O-NEILL, CLAYTON,BERNARD (2017) Is there appropriate weight given to the Abrahamic religious beliefs of patients and healthcare professionals in English Medical Law? Doctoral thesis, Durham University.
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Is the legal protection that is given to the expression of Abrahamic religious belief adequate or appropriate in the context of English medical law? This is the central question that is explored in the thesis. A framework to support judges in the resolution of contentious cases that involve dissension between religious belief and medical law is developed from Alan Gewirth’s Principle of Generic Consistency (PGC).
This framework is applied to a number of medical law cases studies: the principle of double effect, ritual male circumcision, female genital mutilation, Jehovah’s Witnesses (adults and children) who refuse blood transfusions, and conscientious objection of healthcare professionals to abortion. The thesis also examines the legal and religious contexts in which these contentious cases are arbitrated. It demonstrates how human rights law and the proposed framework can provide a gauge to measure competing rights and apply legitimate limits to the expression of religious belief, where appropriate. Thus, the original and significant contribution to knowledge is the development of an evaluative framework and its application to distinct case studies. This leads to the conclusion, based upon a stance of principled pragmatism, that some aspects of current legal protections in English medical law require amendment.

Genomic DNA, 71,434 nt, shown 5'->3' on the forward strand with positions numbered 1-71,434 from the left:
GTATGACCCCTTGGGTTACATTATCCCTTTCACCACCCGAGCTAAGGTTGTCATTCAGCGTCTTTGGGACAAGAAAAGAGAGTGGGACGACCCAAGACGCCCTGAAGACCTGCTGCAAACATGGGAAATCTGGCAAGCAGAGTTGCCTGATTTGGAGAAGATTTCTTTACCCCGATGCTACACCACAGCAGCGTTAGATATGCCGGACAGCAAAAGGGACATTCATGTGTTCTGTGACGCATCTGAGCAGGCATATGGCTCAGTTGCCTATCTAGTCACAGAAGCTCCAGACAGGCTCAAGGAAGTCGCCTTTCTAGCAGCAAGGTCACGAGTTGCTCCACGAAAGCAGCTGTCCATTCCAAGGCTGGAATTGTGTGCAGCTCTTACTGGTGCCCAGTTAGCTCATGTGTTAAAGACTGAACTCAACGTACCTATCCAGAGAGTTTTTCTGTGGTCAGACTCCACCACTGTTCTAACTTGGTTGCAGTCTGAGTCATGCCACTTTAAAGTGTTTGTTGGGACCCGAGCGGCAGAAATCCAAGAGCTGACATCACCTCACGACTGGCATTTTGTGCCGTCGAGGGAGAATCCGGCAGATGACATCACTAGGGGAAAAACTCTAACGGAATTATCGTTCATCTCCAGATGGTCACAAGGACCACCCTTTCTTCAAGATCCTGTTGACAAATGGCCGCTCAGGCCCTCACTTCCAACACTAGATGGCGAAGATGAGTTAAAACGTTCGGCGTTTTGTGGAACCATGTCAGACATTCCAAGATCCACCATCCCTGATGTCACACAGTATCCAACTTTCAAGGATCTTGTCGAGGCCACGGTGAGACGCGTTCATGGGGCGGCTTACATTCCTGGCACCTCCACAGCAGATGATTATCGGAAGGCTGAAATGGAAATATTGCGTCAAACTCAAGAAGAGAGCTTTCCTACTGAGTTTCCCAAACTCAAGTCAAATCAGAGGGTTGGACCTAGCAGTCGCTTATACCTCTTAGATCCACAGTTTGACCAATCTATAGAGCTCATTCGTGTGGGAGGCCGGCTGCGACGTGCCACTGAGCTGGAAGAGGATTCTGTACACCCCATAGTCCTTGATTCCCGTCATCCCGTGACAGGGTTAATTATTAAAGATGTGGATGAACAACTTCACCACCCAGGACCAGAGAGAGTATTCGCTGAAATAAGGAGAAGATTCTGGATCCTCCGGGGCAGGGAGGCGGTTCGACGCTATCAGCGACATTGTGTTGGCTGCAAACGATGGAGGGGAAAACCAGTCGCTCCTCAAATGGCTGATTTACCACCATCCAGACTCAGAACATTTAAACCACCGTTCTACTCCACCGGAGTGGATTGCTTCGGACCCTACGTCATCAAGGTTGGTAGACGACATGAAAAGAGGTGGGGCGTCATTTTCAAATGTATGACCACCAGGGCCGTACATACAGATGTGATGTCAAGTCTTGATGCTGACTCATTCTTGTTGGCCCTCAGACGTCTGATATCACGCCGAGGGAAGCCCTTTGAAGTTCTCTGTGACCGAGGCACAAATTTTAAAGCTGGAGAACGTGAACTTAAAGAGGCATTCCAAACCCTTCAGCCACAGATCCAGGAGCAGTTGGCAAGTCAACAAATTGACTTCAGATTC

|Item Type:||Thesis (Doctoral)|
|Award:||Doctor of Philosophy|
|Faculty and Department:||Faculty of Social Sciences and Health > Law, Department of|
|Copyright:||Copyright of this thesis is held by the author|
|Deposited On:||11 Apr 2017 11:39|